- Enhanced productivity through optimisation and automation
- Improved time management by collecting real-time data for a real-time supply chain
What does the future look like?
Beyond cost savings
Procurement and supply chain professionals are well-versed in the practice of evaluating supply chains and delivering cost savings. But, as we look to the future, top-down businesses and governments require a wider set of benefits to be considered, including building supply chain resilience and embedding social value principles.
For example, the UK government recently introduced the Social Value Model, a mandatory consideration focussed on helping local communities manage and recover from the impact of COVID-19. This new policy places responsibility on organisations to support return-to-work opportunities for those who have found themselves unemployed or are part of a contract workforce, and particularly applies in sectors with high levels of employment or where there could be skills gaps in high-growth sectors.
Social value and producer responsibility are important for Ashish Gadnis, co-founder at BanQu, Inc., the first non-crypto blockchain-based supply chain traceability and equitability platform, who says, “Ignoring extended producer responsibility and EPR compliance is no longer an option. There's a cost to not being compliant.”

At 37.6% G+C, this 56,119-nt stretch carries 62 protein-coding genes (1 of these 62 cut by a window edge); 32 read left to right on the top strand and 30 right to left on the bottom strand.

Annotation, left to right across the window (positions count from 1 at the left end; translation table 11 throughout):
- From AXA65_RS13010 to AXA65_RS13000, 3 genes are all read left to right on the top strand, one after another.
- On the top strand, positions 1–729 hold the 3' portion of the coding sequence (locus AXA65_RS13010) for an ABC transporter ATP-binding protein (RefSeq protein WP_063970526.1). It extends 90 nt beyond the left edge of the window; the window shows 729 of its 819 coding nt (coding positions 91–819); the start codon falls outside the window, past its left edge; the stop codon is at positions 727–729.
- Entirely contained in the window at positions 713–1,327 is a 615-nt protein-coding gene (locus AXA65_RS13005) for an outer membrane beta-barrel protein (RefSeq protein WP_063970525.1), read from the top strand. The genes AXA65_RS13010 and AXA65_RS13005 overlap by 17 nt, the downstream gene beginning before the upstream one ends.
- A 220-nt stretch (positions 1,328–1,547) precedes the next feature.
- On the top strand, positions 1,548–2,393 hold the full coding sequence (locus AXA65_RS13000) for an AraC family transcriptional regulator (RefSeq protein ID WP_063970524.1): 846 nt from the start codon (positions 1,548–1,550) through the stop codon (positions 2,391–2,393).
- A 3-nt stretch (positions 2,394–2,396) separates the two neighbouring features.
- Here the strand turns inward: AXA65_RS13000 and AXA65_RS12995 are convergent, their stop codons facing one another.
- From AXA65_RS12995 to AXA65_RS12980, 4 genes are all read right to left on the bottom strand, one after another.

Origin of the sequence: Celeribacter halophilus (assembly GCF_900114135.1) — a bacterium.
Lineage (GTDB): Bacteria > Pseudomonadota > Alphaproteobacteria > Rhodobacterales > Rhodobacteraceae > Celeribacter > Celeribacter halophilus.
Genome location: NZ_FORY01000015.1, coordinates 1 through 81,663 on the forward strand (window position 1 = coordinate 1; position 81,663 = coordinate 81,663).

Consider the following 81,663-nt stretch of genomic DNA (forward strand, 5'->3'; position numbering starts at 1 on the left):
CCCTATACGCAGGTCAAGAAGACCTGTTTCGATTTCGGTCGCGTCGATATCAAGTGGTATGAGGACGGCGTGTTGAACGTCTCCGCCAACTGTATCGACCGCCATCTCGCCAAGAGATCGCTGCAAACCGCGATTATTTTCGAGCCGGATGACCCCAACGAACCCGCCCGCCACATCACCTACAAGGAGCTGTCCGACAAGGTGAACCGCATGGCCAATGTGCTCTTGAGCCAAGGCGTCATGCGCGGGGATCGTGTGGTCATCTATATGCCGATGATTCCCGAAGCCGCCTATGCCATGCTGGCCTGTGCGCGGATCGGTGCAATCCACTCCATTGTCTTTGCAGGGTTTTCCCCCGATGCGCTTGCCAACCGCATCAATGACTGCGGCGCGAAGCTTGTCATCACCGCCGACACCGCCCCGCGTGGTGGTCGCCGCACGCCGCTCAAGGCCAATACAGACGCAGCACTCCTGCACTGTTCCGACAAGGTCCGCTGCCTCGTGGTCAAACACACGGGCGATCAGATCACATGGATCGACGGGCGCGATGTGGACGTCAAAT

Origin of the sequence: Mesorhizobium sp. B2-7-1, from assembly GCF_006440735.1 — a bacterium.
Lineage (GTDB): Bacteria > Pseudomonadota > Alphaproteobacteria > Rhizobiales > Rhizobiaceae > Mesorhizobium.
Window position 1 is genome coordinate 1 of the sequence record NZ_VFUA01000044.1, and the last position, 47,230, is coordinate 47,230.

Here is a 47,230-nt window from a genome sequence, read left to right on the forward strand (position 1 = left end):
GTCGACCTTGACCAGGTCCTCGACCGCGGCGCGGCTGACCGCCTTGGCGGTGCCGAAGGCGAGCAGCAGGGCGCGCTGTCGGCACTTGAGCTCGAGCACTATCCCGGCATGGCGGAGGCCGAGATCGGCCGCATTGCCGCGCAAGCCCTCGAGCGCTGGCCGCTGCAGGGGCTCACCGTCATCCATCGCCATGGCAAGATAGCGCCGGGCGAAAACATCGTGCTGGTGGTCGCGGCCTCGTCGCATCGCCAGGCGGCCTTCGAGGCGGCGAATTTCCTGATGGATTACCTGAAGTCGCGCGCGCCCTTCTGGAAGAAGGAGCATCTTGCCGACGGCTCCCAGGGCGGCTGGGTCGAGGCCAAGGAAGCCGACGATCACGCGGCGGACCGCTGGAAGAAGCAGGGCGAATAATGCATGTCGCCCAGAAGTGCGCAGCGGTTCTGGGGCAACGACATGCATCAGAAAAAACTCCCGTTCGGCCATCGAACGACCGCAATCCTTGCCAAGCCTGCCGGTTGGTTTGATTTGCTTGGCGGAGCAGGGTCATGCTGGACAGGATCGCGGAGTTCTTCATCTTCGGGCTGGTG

A wider social and compliant remit allows procurement and supply chain professionals to strategically position their importance in the sector. It presents an opportunity to work more strategically and less transactionally, making time for innovation, using data more effectively, and making decisions around contributing factors that could impact the business such as assurance of supply, carbon footprint, and supply chain transparency.
In this context, transparency in the supply chain can only be a positive thing. Rohit Sathe, Chief Procurement Officer at Sunrise Medical, a global manufacturer and designer of wheelchairs and mobility devices, agrees, “Interconnectivity and transparency [in the procurement process] will drive trust and the same level of information amongst the entire ecosystem and with each stakeholder.”
Transparency is also a critical element in building more resilience in the supply chain. – especially important given the multiple disruptions over the last year. Industry 4.0 would sit at the heart of this quest and will be instrumental in supply chain risk management.